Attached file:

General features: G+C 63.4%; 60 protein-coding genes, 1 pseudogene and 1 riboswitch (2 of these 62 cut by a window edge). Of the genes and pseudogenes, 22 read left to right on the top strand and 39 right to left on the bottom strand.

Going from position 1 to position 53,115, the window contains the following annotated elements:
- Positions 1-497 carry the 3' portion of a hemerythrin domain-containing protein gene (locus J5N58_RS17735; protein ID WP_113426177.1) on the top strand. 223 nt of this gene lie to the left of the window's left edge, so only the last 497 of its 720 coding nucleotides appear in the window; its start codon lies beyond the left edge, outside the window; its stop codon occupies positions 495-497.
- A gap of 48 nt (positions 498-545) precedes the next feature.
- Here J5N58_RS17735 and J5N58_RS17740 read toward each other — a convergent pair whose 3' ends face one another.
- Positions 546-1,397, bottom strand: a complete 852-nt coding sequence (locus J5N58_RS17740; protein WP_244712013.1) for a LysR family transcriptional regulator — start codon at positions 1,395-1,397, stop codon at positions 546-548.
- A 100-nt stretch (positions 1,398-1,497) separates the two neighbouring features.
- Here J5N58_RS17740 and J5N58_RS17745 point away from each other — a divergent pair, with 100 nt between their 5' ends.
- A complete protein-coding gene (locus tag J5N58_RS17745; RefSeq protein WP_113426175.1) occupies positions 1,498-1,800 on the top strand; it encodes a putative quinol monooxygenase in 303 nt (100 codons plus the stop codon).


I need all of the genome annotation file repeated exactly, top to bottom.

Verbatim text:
General features: G+C 63.4%; 60 protein-coding genes, 1 pseudogene and 1 riboswitch (2 of these 62 cut by a window edge). Of the genes and pseudogenes, 22 read left to right on the top strand and 39 right to left on the bottom strand.

Going from position 1 to position 53,115, the window contains the following annotated elements:
- Positions 1-497 carry the 3' portion of a hemerythrin domain-containing protein gene (locus J5N58_RS17735; protein ID WP_113426177.1) on the top strand. 223 nt of this gene lie to the left of the window's left edge, so only the last 497 of its 720 coding nucleotides appear in the window; its start codon lies beyond the left edge, outside the window; its stop codon occupies positions 495-497.
- A gap of 48 nt (positions 498-545) precedes the next feature.
- Here J5N58_RS17735 and J5N58_RS17740 read toward each other — a convergent pair whose 3' ends face one another.
- Positions 546-1,397, bottom strand: a complete 852-nt coding sequence (locus J5N58_RS17740; protein WP_244712013.1) for a LysR family transcriptional regulator — start codon at positions 1,395-1,397, stop codon at positions 546-548.
- A 100-nt stretch (positions 1,398-1,497) separates the two neighbouring features.
- Here J5N58_RS17740 and J5N58_RS17745 point away from each other — a divergent pair, with 100 nt between their 5' ends.
- A complete protein-coding gene (locus tag J5N58_RS17745; RefSeq protein WP_113426175.1) occupies positions 1,498-1,800 on the top strand; it encodes a putative quinol monooxygenase in 303 nt (100 codons plus the stop codon).